Jim Webb, the former Democratic senator from Virginia and potential 2016 Democratic presidential candidate, called for increased congressional input and presidential leadership in laying out coherent foreign policy values for dealing with other countries and potential threats.
"I think the Congress needs to step up," Webb said. "We need to rebuild the relationship with the congressmen and president, so that Congress has more accountability and participation. The president should be coming to Congress to ask to move forward and he should not establish long-term military agreements alone."
Webb laid out seven components of his foreign policy in a speech Thursday at George Mason University, stressing the need for the United States to state its national security objectives clearly, to develop relationships with allies it can trust, to work with countries that are not hostile to its citizens, to honor its treaty agreements, to maintain superiority in strategic systems and technology, and to preserve and exercise the national right of self-defense overseas.
"Our country is in need of a clearly articulated foreign policy statement. We haven’t had one in a long time," Webb said. "Something that states who we are. How do we connect with the rest of the world? What are the value systems we put in place when we articulate our foreign policy?"
Webb, a Marine combat veteran, mentioned to the crowd that it was the 26th anniversary of the Tiananmen Square massacre, and discussed the Chinese regime in the light of his seven points.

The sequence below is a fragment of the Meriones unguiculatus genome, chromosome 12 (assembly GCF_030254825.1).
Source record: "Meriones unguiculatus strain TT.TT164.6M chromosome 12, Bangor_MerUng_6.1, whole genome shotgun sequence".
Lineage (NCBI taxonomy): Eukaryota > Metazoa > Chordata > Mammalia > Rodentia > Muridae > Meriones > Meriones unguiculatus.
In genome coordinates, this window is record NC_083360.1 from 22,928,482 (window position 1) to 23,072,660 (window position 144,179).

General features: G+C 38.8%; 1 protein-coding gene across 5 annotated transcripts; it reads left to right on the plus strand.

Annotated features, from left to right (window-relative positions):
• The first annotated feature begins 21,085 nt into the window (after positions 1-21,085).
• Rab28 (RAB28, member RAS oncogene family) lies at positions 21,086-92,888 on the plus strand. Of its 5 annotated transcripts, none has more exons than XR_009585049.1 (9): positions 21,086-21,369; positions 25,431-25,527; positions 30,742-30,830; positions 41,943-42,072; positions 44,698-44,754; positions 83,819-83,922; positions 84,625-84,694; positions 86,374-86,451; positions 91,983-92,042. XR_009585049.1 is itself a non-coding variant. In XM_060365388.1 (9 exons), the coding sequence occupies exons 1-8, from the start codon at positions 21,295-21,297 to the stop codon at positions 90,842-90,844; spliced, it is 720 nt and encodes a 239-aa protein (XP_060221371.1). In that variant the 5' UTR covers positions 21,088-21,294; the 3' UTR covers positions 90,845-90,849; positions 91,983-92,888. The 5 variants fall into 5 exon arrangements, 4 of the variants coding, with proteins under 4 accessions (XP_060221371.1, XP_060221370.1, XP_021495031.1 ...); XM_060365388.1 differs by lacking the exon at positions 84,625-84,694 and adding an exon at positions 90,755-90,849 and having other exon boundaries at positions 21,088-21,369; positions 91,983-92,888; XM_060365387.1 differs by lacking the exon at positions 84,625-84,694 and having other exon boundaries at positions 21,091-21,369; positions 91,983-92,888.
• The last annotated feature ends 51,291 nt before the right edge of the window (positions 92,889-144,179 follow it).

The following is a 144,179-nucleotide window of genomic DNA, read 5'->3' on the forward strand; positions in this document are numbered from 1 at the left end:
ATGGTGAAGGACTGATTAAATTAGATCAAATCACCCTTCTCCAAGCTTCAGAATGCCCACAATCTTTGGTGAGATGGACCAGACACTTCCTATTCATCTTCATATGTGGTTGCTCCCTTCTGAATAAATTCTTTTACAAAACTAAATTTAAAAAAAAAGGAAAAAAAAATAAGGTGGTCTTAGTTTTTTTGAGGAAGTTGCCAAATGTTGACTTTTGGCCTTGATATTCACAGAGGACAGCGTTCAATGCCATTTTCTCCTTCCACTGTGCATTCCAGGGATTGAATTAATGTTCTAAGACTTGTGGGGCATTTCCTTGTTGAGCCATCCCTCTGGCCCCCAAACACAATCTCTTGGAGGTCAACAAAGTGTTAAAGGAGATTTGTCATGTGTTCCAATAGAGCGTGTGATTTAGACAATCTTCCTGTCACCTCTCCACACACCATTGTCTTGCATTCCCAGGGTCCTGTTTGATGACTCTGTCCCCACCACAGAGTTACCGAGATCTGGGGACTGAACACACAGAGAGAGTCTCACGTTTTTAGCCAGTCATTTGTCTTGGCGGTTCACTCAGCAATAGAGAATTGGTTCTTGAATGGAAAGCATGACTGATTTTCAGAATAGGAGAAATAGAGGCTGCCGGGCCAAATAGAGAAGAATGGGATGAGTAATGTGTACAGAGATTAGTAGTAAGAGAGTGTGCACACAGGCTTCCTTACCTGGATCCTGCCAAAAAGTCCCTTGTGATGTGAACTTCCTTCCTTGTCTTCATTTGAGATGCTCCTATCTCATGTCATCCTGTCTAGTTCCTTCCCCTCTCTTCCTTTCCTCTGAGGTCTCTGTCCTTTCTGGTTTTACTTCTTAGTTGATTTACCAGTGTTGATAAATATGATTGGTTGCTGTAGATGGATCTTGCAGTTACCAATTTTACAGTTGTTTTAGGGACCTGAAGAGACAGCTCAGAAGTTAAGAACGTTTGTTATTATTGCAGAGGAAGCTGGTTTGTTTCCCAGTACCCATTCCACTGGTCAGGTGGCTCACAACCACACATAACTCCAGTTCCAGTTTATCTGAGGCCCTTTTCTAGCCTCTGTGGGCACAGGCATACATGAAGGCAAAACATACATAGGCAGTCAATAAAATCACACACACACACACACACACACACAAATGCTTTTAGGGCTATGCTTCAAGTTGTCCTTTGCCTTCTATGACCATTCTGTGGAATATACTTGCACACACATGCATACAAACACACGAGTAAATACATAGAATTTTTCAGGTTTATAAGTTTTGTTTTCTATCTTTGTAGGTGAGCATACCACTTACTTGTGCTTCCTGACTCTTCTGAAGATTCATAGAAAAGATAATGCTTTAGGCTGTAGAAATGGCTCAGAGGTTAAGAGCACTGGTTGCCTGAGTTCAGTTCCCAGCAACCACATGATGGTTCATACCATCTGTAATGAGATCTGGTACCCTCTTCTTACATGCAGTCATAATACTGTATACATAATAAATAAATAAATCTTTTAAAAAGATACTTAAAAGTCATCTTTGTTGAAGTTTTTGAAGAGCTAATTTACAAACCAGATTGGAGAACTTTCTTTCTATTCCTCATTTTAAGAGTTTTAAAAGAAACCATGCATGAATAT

"When you go back to my points on a country you can trust, what we are dealing with in respect to our relations with China which is an authoritarian regime," Webb said. "When is the last time they had an election? It has been ranked near the bottom in regard to media openness; it has a defense budget now that is growing at double digits; it is working to produce a open sea navy and, in fact, China and Russia are holding joint navy operations in the Mediterranean sea this summer."
Webb, who formed a presidential exploratory committee for 2016 in November, also cited his diplomatic experience, his military service, and his work in the Reagan administration.
"When I think about how national security policy is created and implemented I go back to what I learned as secretary of the Navy," Webb said. "If you have a problem, put leaders on the problem. Ronald Reagan showed this better than any other leader I’ve seen in my lifetime. When he came in, he brought strong leaders into his the cabinet. If you get good leaders and run your cabinet properly you will have an effective government."